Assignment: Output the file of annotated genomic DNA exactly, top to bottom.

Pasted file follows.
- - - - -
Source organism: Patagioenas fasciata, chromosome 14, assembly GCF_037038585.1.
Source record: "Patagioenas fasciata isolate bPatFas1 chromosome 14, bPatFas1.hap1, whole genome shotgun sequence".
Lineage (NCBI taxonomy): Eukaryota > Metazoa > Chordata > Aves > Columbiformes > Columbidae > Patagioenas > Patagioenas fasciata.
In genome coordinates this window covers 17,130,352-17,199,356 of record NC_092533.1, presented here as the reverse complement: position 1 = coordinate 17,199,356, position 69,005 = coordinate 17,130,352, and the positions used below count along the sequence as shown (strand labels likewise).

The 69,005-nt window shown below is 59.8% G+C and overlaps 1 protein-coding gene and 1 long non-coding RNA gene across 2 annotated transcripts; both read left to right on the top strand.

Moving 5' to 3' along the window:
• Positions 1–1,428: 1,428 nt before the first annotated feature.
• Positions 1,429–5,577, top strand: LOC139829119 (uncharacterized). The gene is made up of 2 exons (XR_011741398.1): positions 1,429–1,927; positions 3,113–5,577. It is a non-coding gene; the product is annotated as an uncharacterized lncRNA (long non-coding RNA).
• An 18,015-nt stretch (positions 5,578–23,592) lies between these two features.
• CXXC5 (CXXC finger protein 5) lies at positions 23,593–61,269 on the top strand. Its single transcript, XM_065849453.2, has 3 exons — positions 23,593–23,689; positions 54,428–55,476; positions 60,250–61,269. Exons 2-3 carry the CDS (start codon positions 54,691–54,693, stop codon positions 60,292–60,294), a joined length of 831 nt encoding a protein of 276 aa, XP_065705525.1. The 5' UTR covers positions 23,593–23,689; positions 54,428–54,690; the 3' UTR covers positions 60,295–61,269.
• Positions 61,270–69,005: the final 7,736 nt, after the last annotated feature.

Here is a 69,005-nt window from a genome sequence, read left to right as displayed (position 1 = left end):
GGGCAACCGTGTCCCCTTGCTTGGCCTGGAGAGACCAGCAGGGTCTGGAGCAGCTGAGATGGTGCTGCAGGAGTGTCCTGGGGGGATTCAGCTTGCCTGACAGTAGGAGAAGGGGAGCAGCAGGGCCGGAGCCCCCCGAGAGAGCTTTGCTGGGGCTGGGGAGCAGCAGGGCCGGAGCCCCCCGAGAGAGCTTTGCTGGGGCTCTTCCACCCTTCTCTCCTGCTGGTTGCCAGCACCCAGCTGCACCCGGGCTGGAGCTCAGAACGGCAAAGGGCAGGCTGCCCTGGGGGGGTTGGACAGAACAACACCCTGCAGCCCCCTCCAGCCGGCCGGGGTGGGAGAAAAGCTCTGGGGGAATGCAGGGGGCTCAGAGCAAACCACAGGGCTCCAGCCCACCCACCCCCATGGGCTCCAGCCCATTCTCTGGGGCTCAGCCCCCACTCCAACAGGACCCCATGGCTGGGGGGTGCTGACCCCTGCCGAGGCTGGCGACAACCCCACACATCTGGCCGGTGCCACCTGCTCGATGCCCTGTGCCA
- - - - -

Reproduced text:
Source organism: Patagioenas fasciata, chromosome 14, assembly GCF_037038585.1.
Source record: "Patagioenas fasciata isolate bPatFas1 chromosome 14, bPatFas1.hap1, whole genome shotgun sequence".
Lineage (NCBI taxonomy): Eukaryota > Metazoa > Chordata > Aves > Columbiformes > Columbidae > Patagioenas > Patagioenas fasciata.
In genome coordinates this window covers 17,130,352-17,199,356 of record NC_092533.1, presented here as the reverse complement: position 1 = coordinate 17,199,356, position 69,005 = coordinate 17,130,352, and the positions used below count along the sequence as shown (strand labels likewise).

The 69,005-nt window shown below is 59.8% G+C and overlaps 1 protein-coding gene and 1 long non-coding RNA gene across 2 annotated transcripts; both read left to right on the top strand.

Moving 5' to 3' along the window:
• Positions 1–1,428: 1,428 nt before the first annotated feature.
• Positions 1,429–5,577, top strand: LOC139829119 (uncharacterized). The gene is made up of 2 exons (XR_011741398.1): positions 1,429–1,927; positions 3,113–5,577. It is a non-coding gene; the product is annotated as an uncharacterized lncRNA (long non-coding RNA).
• An 18,015-nt stretch (positions 5,578–23,592) lies between these two features.
• CXXC5 (CXXC finger protein 5) lies at positions 23,593–61,269 on the top strand. Its single transcript, XM_065849453.2, has 3 exons — positions 23,593–23,689; positions 54,428–55,476; positions 60,250–61,269. Exons 2-3 carry the CDS (start codon positions 54,691–54,693, stop codon positions 60,292–60,294), a joined length of 831 nt encoding a protein of 276 aa, XP_065705525.1. The 5' UTR covers positions 23,593–23,689; positions 54,428–54,690; the 3' UTR covers positions 60,295–61,269.
• Positions 61,270–69,005: the final 7,736 nt, after the last annotated feature.

Here is a 69,005-nt window from a genome sequence, read left to right as displayed (position 1 = left end):
GGGCAACCGTGTCCCCTTGCTTGGCCTGGAGAGACCAGCAGGGTCTGGAGCAGCTGAGATGGTGCTGCAGGAGTGTCCTGGGGGGATTCAGCTTGCCTGACAGTAGGAGAAGGGGAGCAGCAGGGCCGGAGCCCCCCGAGAGAGCTTTGCTGGGGCTGGGGAGCAGCAGGGCCGGAGCCCCCCGAGAGAGCTTTGCTGGGGCTCTTCCACCCTTCTCTCCTGCTGGTTGCCAGCACCCAGCTGCACCCGGGCTGGAGCTCAGAACGGCAAAGGGCAGGCTGCCCTGGGGGGGTTGGACAGAACAACACCCTGCAGCCCCCTCCAGCCGGCCGGGGTGGGAGAAAAGCTCTGGGGGAATGCAGGGGGCTCAGAGCAAACCACAGGGCTCCAGCCCACCCACCCCCATGGGCTCCAGCCCATTCTCTGGGGCTCAGCCCCCACTCCAACAGGACCCCATGGCTGGGGGGTGCTGACCCCTGCCGAGGCTGGCGACAACCCCACACATCTGGCCGGTGCCACCTGCTCGATGCCCTGTGCCA